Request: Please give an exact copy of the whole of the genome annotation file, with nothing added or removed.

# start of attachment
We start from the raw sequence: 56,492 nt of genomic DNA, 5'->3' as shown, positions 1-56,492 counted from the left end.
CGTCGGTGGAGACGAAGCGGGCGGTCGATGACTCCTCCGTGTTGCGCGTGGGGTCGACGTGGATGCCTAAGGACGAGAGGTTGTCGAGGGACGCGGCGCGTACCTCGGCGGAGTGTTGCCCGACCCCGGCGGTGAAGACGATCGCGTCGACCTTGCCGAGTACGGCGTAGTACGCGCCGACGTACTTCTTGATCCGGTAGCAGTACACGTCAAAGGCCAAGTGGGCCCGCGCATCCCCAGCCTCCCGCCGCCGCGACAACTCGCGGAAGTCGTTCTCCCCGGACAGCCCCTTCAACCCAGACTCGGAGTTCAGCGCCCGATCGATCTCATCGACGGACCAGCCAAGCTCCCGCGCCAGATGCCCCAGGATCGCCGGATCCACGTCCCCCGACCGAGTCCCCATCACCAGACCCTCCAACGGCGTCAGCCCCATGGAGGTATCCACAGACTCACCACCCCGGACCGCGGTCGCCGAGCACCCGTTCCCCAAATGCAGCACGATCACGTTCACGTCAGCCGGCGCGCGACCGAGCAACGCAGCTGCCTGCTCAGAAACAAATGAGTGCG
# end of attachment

We start from the raw sequence: 56,492 nt of genomic DNA, 5'->3' as shown, positions 1-56,492 counted from the left end.
CGTCGGTGGAGACGAAGCGGGCGGTCGATGACTCCTCCGTGTTGCGCGTGGGGTCGACGTGGATGCCTAAGGACGAGAGGTTGTCGAGGGACGCGGCGCGTACCTCGGCGGAGTGTTGCCCGACCCCGGCGGTGAAGACGATCGCGTCGACCTTGCCGAGTACGGCGTAGTACGCGCCGACGTACTTCTTGATCCGGTAGCAGTACACGTCAAAGGCCAAGTGGGCCCGCGCATCCCCAGCCTCCCGCCGCCGCGACAACTCGCGGAAGTCGTTCTCCCCGGACAGCCCCTTCAACCCAGACTCGGAGTTCAGCGCCCGATCGATCTCATCGACGGACCAGCCAAGCTCCCGCGCCAGATGCCCCAGGATCGCCGGATCCACGTCCCCCGACCGAGTCCCCATCACCAGACCCTCCAACGGCGTCAGCCCCATGGAGGTATCCACAGACTCACCACCCCGGACCGCGGTCGCCGAGCACCCGTTCCCCAAATGCAGCACGATCACGTTCACGTCAGCCGGCGCGCGACCGAGCAACGCAGCTGCCTGCTCAGAAACAAATGAGTGCG